2 pounds Patchwork Polypay ground lamb
1 pound mushrooms, cut in 1/2-inch pieces
1 large onion, chopped
4 large garlic cloves, chopped
2 .87-ounce packages brown gravy seasoning mix
1 1/2 cups water
1 cup frozen peas
4 tablespoons chopped fresh parsley
Preheat oven to 375 degrees. Heat oil in heavy skillet over medium-high heat. Add mushrooms and onion. Saute until mushrooms are brown, about 8 minutes.
Using slotted spoon, transfer mushroom mix to bowl. Add lamb and garlic to skillet. Saute over medium-high heat until lamb is no longer pink, about 5 minutes. Return mushroom mixture to skillet. Mix in gravy seasoning and water. Reduce heat and simmer until just tender, about 5 minutes longer.
Add peas, simmer until tender. Mix in 3 tablespoons parsley and season with fresh ground pepper.
Transfer to 13-by-9-inch baking dish. Spoon buttery mashed potatoes over top, covering completely.
Bake pie until heated through, about 15 minutes. Sprinkle top with remaining parsley.
1 clove garlic, minced
1/4 cup finely chopped fresh basil leaves
1 1/2 tablespoon olive oil
1 tablespoon Parmesan cheese
1/4 teaspoon coarse salt
1/8 teaspoon coarsely ground pepper
Choose your meat and cut off any excess fat. Put meat and marinate in a gallon Ziploc sack. Refrigerate and let marinate for 2 to 24 hours.
Pour marinate off meat before cooking.
Excellent for lamb chops, kabobs, shoulder chops and leg steaks.
Lamb shanks braised in red wine
6 lamb shanks
3 tablespoons olive oil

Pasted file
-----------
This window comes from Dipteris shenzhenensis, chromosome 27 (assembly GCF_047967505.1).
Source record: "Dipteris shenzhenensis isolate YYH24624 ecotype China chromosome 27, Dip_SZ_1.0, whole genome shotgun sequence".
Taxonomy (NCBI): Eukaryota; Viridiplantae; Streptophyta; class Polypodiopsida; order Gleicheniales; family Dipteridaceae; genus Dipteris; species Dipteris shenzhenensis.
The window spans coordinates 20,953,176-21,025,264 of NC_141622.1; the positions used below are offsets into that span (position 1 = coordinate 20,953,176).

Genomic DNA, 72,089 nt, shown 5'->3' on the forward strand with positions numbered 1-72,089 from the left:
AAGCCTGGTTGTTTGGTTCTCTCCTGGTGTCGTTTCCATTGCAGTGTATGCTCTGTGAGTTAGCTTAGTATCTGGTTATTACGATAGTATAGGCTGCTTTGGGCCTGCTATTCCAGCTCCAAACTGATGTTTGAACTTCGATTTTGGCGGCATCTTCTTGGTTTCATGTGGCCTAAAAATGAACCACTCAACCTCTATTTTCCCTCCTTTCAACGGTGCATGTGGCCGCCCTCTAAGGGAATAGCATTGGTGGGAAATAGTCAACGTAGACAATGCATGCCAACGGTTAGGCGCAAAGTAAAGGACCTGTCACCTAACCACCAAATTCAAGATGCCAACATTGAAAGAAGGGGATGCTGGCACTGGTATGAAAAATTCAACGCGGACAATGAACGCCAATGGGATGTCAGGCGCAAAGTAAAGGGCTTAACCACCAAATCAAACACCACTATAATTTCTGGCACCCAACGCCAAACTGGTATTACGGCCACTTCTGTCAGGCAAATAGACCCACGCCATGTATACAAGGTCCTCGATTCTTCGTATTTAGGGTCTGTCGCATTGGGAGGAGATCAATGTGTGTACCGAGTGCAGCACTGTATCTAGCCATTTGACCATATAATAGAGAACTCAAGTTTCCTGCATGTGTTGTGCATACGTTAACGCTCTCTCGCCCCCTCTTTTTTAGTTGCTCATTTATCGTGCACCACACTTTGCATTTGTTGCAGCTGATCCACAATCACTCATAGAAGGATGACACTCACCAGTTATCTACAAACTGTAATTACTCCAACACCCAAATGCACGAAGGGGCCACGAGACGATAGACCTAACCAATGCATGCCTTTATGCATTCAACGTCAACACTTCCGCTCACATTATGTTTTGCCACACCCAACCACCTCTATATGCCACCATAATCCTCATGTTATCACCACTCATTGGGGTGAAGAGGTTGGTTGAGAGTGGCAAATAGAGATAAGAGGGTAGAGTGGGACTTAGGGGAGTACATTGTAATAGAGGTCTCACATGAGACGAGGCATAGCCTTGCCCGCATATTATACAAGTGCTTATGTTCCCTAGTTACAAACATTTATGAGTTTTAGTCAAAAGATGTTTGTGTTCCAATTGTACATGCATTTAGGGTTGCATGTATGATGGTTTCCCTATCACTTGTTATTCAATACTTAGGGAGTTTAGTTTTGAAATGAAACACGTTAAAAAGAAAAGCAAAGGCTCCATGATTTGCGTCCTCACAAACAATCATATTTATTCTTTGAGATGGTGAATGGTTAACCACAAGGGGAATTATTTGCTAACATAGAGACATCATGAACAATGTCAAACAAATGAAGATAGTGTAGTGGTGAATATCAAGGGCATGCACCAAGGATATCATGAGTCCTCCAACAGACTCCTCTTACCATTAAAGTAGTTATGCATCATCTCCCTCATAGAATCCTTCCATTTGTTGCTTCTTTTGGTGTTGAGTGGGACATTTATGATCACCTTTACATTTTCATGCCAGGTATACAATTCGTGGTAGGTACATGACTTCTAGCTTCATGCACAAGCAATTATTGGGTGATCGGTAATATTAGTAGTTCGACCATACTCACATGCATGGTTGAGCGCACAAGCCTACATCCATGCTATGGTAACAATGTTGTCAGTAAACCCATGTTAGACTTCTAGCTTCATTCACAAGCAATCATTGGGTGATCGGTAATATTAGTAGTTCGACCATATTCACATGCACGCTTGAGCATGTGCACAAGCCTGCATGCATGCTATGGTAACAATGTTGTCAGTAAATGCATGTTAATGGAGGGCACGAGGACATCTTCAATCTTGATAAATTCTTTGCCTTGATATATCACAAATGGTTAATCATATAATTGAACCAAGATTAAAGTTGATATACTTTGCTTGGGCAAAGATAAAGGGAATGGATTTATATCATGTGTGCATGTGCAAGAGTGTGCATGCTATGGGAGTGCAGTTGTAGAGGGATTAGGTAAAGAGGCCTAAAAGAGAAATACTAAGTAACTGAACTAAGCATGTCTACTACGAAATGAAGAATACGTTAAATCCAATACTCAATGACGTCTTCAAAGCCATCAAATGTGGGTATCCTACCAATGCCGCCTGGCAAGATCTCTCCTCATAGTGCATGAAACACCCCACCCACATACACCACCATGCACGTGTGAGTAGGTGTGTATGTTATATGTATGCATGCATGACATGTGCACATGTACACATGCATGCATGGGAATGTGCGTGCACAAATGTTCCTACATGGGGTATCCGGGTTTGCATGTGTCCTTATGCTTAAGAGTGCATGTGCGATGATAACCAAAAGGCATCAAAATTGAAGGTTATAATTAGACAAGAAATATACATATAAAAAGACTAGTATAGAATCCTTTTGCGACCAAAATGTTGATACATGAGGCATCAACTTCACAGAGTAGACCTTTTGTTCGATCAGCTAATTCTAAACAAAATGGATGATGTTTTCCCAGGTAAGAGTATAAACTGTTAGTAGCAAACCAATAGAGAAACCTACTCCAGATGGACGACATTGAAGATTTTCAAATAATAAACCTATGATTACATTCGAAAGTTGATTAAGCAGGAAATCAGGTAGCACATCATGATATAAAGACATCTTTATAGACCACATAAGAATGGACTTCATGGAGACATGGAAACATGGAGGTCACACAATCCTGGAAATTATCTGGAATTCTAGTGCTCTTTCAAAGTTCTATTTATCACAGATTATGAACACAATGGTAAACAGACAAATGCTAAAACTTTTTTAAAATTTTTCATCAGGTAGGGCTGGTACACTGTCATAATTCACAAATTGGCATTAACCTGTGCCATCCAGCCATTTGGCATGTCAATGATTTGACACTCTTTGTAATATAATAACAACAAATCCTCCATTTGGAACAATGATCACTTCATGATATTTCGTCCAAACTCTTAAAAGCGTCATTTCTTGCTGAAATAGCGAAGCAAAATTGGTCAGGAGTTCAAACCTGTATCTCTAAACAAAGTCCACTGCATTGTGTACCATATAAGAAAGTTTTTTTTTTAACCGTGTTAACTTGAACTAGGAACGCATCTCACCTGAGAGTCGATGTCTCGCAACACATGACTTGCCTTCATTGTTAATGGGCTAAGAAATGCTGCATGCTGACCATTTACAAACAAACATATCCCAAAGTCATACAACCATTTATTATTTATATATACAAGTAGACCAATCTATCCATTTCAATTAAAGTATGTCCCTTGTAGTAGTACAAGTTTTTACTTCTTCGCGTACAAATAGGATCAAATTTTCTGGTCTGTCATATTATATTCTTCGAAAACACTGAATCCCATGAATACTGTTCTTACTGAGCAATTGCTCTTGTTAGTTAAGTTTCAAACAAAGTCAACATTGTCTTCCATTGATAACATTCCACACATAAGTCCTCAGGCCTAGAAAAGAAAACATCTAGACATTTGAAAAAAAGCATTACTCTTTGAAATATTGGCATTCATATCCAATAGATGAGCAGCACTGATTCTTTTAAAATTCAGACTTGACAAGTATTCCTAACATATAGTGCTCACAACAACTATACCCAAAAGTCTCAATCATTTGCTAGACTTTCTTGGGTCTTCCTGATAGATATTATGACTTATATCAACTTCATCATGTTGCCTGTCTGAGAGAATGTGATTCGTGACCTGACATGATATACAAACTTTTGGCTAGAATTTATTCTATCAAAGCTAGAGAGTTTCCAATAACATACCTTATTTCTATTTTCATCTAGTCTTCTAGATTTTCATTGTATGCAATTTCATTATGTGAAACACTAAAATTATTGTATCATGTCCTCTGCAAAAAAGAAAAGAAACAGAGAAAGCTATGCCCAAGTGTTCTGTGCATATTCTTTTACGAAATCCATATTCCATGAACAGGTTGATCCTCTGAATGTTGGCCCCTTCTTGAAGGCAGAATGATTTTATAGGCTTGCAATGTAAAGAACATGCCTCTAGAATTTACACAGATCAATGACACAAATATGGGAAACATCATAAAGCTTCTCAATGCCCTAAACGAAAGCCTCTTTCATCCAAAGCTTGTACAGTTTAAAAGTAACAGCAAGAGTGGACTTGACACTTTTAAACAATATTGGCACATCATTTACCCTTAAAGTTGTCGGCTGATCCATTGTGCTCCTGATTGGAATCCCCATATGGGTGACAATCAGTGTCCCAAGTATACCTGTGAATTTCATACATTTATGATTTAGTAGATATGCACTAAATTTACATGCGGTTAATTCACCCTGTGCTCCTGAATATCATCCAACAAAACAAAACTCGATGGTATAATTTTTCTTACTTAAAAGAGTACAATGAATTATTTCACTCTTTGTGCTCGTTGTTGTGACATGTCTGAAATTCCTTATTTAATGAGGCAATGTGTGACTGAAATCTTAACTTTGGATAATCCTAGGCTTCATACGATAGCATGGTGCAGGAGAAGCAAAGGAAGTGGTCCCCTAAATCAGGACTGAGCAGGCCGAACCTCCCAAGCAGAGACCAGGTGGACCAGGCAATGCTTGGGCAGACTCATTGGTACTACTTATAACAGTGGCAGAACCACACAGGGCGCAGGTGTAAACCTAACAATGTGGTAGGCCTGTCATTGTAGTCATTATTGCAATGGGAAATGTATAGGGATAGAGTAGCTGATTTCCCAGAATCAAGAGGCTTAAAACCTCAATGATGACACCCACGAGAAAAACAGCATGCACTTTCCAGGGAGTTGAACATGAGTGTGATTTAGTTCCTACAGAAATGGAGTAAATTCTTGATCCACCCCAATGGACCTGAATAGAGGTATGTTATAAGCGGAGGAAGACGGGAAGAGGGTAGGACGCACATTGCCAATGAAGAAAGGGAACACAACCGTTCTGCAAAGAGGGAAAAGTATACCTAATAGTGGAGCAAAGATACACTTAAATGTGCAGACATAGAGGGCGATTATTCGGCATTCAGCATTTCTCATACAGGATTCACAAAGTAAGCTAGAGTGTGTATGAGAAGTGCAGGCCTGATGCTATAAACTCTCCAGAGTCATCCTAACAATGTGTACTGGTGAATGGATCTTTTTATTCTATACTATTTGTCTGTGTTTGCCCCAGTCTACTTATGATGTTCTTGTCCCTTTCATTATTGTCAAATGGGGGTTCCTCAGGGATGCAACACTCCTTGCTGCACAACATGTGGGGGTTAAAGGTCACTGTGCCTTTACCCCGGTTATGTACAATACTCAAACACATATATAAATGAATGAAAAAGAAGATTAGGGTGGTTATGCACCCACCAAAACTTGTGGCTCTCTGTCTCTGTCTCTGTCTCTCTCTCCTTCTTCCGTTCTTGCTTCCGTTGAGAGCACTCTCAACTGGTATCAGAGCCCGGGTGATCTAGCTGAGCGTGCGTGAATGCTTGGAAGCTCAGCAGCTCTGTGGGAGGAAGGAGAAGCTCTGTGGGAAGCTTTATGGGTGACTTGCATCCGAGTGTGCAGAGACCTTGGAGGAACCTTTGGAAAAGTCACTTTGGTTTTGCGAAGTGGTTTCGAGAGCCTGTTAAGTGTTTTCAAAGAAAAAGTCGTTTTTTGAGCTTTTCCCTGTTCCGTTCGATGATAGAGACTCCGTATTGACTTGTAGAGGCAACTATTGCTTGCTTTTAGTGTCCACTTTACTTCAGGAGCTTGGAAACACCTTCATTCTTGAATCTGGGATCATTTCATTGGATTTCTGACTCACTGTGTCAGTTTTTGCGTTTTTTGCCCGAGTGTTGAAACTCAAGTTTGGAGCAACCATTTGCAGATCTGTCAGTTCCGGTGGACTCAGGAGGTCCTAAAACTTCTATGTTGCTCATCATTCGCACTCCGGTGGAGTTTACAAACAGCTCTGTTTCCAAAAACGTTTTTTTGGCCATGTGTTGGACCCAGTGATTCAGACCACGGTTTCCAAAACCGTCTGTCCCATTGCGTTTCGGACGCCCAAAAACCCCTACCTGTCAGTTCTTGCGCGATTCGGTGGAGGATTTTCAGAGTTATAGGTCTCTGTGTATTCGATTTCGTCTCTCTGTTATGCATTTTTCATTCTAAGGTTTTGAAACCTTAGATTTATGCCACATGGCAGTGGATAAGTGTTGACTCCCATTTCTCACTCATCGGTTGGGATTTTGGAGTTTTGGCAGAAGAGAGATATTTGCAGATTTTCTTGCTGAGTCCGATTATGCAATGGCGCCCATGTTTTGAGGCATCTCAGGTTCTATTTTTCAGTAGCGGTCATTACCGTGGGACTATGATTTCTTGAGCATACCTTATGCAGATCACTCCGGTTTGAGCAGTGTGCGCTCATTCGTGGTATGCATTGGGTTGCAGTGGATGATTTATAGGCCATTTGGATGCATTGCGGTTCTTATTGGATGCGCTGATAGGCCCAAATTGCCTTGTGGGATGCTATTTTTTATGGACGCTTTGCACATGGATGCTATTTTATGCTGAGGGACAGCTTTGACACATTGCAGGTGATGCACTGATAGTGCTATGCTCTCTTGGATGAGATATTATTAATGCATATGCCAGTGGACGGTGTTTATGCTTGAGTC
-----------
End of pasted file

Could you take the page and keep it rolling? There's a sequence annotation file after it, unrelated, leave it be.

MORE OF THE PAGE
2 teaspoon crushed black peppercorns
2 bay leaves
8 cups chicken broth
2 cups dry red wine
2 garlic heads, with cloves peeled and halved
4 ribs celery – dice large
4 carrots – dice large
1 large onion – 8 wedge chunks
1 cup mushrooms – thick slices
5 3-inch sprigs of rosemary
Heat oven to 425 degrees.
Season shanks with salt and pepper. Put oil in high-sided oven proof pot and heat. Sear all sides of shanks to golden brown. Put shanks back in pot, add all other ingredients and put in oven. Turn shanks every 1/2 hour until tender (about 2 hours).
Remove shanks and some of veggies. Strain the braising liquids. Degrease it. Simmer until reduced by about 1/3. Serve over shanks. Serve veggies on the side.
Crusty roast leg of lamb
1 boneless leg of lamb, about 4 to 5 pounds
1 cup soft bread crumbs
2 tablespoons butter, melted
1/2 teaspoon Herbes de Provence
Dash of salt and pepper
1 large onion, finely chopped
1 14 1/2-ounce can chicken broth
2 1/2 pounds medium potatoes, peeled and cut into wedges
1 large tart apple, sliced
Place leg of lamb on a rack in a roasting pan. In a small bowl, combine the bread crumbs, butter and seasonings; spread over meat. Place onion in pan; pour broth over onion. Bake, uncovered, at 325 degrees for 1 hour.
Add potatoes, bake 30 minutes longer. Add apple, bake 30 minutes longer or until potatoes are tender and meat reaches desired doneness. For medium-rare, a meat thermometer should read 145 degrees; medium, 160 degrees; well done, 170 degrees.
Remove vegetables and apple, keep warm. Let roast stand for 10 to 15 minutes before slicing.
Contact Renae Vander Schaaf by e-mailing her at email@example.com.